Most of Tuesday was spent seeing some more of DC's sights. First on the agenda was the Jefferson Memorial in the West Potomac Park. Whilst not quite as popular a tourist attraction as the Lincoln Memorial, I thought it fitting that I should pay a visit to Jefferson's memorial given the links between him and the Pathfinder Scheme through the original founder, Bill Coolidge.
Though smaller in size to Lincoln's shrine, the Jefferson Memorial is just as impressive with its imposing white-marble exterior.
Jefferson Memorial, exterior
Inside, Rudulph Evans' 4,500kg bronze statue of Jefferson towers over those who enter.
From the Jefferson Memorial Tom and I snaked down the banks of the Potomac to where the car was parked. Our next stop was a place, being a lawyer, I simply had to visit - the US Supreme Court.
Facade from 1st Street, SE
A good hour or so was spent perusing the various exhibits, my favourite of which had to be the odd shrine-come-exhibit to Sandra Day O'Connor.
"Look at me, I'm Sandra Dee [O'Connor]..."
Spiral Staircase, US Supreme Court
After some lunch in the Supreme Court dining room Tom and I did some more exploring of downtown DC before heading back to the house. As a celebration of my last night in the Field household, Tom, Marcia and I went out for dinner to a nearby Afghani restaurant which served us up some wonderful, traditional Afghan food.
Wednesday, 17th August 2011
After a leisurely breakfast Tom took me into DC where I was to be left to my own devices for most of the day. I spent much of the morning, and the latter part of the afternoon, visiting the various museums and galleries spending quite a bit of time at the Smithsonian Art Museum where there was a brilliant exhibition on my favourite artistic movements: impressionism. I briefly ventured into the museum of natural science and the museum of american history, but I didn't find much to keep me there - especially the number of loud and energetic children roaming through its rooms.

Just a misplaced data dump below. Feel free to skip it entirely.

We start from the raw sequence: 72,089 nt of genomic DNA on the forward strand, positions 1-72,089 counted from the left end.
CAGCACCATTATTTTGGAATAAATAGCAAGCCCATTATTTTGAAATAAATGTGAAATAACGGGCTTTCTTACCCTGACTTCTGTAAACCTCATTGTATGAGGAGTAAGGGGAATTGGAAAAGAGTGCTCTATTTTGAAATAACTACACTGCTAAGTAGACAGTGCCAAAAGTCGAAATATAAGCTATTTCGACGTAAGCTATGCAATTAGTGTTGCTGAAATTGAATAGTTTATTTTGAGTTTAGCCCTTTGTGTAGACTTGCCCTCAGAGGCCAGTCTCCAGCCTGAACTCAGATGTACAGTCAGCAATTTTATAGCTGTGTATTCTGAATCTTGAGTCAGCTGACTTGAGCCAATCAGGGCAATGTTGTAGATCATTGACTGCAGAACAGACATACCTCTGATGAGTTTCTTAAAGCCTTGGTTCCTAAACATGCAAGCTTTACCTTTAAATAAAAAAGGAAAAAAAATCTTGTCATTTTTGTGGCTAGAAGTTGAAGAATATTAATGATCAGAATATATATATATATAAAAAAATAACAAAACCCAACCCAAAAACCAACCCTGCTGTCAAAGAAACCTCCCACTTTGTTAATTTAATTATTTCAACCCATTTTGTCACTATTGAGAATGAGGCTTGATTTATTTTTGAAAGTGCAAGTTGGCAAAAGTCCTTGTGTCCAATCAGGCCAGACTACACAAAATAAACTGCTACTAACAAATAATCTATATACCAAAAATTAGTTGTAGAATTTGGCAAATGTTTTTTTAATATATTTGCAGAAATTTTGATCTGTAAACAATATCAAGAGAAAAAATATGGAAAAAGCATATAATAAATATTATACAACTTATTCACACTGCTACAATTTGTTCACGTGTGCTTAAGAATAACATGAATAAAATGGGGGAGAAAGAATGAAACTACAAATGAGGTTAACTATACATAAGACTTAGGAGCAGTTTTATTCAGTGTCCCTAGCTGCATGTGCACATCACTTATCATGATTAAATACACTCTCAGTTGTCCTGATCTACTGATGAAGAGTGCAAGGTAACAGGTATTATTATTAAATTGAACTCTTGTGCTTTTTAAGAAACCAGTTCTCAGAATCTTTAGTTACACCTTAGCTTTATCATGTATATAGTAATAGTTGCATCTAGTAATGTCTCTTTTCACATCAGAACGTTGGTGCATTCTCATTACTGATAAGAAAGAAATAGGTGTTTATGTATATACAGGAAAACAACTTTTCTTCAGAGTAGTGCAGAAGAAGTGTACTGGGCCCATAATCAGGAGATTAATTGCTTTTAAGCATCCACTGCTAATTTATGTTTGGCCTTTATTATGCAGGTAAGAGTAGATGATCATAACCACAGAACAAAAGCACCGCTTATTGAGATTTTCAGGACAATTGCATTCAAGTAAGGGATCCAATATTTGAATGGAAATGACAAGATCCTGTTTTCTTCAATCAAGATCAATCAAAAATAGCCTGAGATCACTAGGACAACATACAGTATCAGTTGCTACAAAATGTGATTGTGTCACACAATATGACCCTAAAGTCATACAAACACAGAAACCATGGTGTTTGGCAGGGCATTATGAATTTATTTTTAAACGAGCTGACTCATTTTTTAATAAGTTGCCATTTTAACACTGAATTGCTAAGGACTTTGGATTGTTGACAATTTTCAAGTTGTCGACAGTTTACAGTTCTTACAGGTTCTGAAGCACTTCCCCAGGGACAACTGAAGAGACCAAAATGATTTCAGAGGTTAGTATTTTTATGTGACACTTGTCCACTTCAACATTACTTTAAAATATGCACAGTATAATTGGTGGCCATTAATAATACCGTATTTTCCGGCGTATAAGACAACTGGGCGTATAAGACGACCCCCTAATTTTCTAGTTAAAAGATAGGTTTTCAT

With much of the day already passed I made my way to the Kurdistan Regional Government building, a 20 minute walk from the centre of DC, where I had an afternoon meeting with the Kurdish Representative to the US Qubad Talabani. After I was finished, and awoken by strong Iraqi coffee, I was met by Tom who took me to where I was to meet my host for the night. I was supposed to be staying with Balliol host Giles Howson for the next three nights, but due to last minute business he had had to fly out to New Orleans for a few days and wasn't returning until the Thursday. He had, however, kindly set me up with his friend Flavius who had given me the use of his sofa for the night.
No sooner had I met Flavius, and returned to his flat, and I was directed to freshen up and put on my glad-rags to go to a DC party Flavius was attending that night. The event in question was a 1-year anniversary celebration of an online magazine Flavius had helped to set up: Fair Observer - The Economist's soon-to-be rival, according to its founder, Atul Singh with whom I had many interesting discussions. It was my first 'proper' DC party and it conformed to most of the stereotypes I had imagined it would be: business cards, hot off the press, with impressive titles attached, were being handed out here there and everywhere to anyone who gave the distributor more than two minutes of their time; macho-posturing on important topics of discussion galore; and incessant networking between the obvious key players in attendance and those minglers who stood nearby, prepped with a firm handshake and one of those notorious business cards to boot. I was also constantly aware of the fact I was the youngest person in the room.
Stereotypical it may have been, I greatly enjoyed the evening, nonetheless. I struck up a conversation with a nice chap called Ryan who through gritted teeth and a glass of Scotch told me about how much he hated the DC 'scene': "people wearing pin-stripe suits and a business card with 'advisor to the Senator' on it when all they really do is sit and answer goddamn phones". In part, I agreed. I also spent a good deal of time talking to a lovely woman who had admired my country-famous red loafers and who also turned out to be the first 'proper' Republican I'd met.
The night ended with some Pad Thai on the terrace of a small restaurant on the way back to Flavius' apartment - and a glass of well-deserved wine.